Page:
What's included in the teaching pack?
Written by two experienced English teachers, the teaching pack includes a detailed scheme of learning with lesson plans, teaching notes, differentiation suggestions and homework activities, as well as printable classroom resources.
The 109-page photocopiable teaching pack is student-facing for use in the classroom, and is accompanied by 12 PPT lessons for classroom delivery, and 6 complete short stories for reading in class.
Each lesson includes:
- Do now activity
- Starter activity
- 3-4 main lesson activities
- Extension or homework tasks
Many of the activities are carefully scaffolded, with differentiated, ladder up support and sentence starters for writing tasks, as well as a range of stretch and challenge suggestions for early finishers and higher-attaining students.
The pack includes a lovely range of fun and creative tasks, as well as a focus on developing learners' reading comprehension and analytical writing skills. It also includes drama activities and engaging speaking and listening tasks to encourage lots of animated, on-topic classroom talk.
There's also a list of diverse reading recommendations so teacher can encourage more reading for pleasure, and a word bank to help with disciplinary literacy and vocabulary development.
About the teaching pack authors:
Harmeet Matharu is a Head of English, author and examiner. She has taught for over twenty years and is passionate about diversity in literature, having written several resources and blogs about the subject and delivered nationwide training on this issue. She’s also a member of NATE's Diversity in English working group.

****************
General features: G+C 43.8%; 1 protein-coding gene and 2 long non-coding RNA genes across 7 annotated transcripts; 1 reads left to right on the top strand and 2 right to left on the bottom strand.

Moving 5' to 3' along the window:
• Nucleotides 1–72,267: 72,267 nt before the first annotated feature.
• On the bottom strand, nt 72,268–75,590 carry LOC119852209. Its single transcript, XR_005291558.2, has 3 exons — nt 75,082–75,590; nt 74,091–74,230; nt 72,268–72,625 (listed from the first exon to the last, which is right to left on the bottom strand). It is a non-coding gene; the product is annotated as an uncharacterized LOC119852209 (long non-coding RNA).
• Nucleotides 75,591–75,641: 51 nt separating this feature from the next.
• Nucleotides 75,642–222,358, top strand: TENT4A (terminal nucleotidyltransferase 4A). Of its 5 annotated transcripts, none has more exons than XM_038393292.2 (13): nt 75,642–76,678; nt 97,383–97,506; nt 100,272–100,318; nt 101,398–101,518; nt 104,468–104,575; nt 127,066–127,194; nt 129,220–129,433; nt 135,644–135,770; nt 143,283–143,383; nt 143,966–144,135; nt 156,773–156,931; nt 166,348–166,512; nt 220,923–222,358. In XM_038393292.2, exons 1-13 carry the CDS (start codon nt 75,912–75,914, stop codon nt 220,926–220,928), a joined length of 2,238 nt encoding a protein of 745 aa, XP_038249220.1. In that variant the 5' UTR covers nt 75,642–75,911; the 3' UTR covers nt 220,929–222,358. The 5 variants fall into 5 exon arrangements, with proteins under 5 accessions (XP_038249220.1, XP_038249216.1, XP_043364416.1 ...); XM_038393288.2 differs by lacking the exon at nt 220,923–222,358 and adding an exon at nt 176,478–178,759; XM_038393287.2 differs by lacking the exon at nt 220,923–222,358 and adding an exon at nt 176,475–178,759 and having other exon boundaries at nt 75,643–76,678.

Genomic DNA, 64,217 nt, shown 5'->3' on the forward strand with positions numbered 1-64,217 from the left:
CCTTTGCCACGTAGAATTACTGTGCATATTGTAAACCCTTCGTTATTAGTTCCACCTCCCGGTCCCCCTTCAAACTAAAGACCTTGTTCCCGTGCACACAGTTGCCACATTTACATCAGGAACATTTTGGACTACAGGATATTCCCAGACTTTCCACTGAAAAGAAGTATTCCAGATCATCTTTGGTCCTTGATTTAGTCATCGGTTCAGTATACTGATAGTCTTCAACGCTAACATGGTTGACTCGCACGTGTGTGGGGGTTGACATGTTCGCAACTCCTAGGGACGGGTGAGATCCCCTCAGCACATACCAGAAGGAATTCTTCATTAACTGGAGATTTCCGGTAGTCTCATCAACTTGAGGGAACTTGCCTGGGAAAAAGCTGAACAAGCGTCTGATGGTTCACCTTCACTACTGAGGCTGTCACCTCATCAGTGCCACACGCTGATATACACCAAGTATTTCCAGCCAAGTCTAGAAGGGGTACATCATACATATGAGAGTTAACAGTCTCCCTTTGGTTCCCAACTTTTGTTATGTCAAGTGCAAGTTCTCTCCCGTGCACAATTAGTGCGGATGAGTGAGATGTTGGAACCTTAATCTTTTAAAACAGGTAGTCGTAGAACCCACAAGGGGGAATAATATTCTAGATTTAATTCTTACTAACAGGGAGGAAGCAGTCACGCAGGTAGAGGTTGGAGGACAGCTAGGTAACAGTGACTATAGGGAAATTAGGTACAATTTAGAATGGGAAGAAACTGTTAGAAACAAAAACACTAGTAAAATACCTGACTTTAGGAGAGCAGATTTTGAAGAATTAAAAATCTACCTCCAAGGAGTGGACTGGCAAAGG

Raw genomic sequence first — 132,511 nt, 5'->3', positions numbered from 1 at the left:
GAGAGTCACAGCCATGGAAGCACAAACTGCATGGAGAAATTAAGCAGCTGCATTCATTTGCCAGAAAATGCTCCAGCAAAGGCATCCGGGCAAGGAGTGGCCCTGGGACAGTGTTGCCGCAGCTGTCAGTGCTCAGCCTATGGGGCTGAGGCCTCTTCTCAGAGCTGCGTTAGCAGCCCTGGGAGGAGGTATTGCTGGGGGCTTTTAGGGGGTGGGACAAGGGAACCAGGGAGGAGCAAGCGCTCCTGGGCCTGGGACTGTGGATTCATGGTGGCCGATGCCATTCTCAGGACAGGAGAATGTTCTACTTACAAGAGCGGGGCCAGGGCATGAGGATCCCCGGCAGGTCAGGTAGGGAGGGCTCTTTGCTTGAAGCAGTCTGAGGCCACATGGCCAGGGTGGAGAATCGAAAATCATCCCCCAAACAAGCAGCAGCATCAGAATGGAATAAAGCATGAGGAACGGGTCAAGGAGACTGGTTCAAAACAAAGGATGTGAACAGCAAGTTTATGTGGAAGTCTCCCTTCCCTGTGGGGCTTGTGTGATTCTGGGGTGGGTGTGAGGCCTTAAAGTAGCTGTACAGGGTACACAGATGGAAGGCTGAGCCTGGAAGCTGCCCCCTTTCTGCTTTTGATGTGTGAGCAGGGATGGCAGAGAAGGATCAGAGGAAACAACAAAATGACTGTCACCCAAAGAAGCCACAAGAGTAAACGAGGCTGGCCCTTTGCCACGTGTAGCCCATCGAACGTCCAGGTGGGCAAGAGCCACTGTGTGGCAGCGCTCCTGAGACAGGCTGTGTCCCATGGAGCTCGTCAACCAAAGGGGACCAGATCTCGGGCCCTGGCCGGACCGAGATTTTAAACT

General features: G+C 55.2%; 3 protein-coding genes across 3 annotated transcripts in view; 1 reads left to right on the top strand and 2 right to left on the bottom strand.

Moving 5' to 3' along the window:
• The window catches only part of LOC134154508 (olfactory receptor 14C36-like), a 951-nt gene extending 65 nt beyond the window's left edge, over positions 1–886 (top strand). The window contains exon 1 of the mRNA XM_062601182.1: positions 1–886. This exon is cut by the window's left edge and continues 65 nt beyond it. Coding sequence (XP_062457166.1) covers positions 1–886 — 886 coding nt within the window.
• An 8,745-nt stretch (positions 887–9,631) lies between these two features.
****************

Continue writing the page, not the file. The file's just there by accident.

Dr Cheryl Diane Parkinson is an English teacher, writer, poet and editor at BlackNewsUK. She has a PhD in Creative writing and an MA in Colonial and Post-colonial literature. Her debut YA novel is due to be published in 2023.
The teaching pack includes a foreword by Zahara Chowdhury, who is currently Head of Diversity, Inclusion and Wellbeing at a girls' grammar school. She is also the founder of the School Should Be blog and podcast, and an experienced former Head of English.
Short stories included in the teaching pack:
- ‘The Things We Ate’ by Kit de Waal (2019)
- ‘Dear Nobody’ by Alex Wheatle (2019)
- ‘Thank You, Ma’am’ by Langston Hughes (1958)
- ‘Promise Me’ by Dorothy Koomson (2012)
- ‘The Colour of Humanity’ by Bali Rai (2016)
- ‘Into the Future’ by Jeffrey Boakye (2022)
How to use this teaching pack:
Download the Zip folder for 12 complete PowerPoint lessons (with answers) for use in class.
Download the accompanying Word document for a photocopiable pack of lesson activities and worksheets to use in lessons.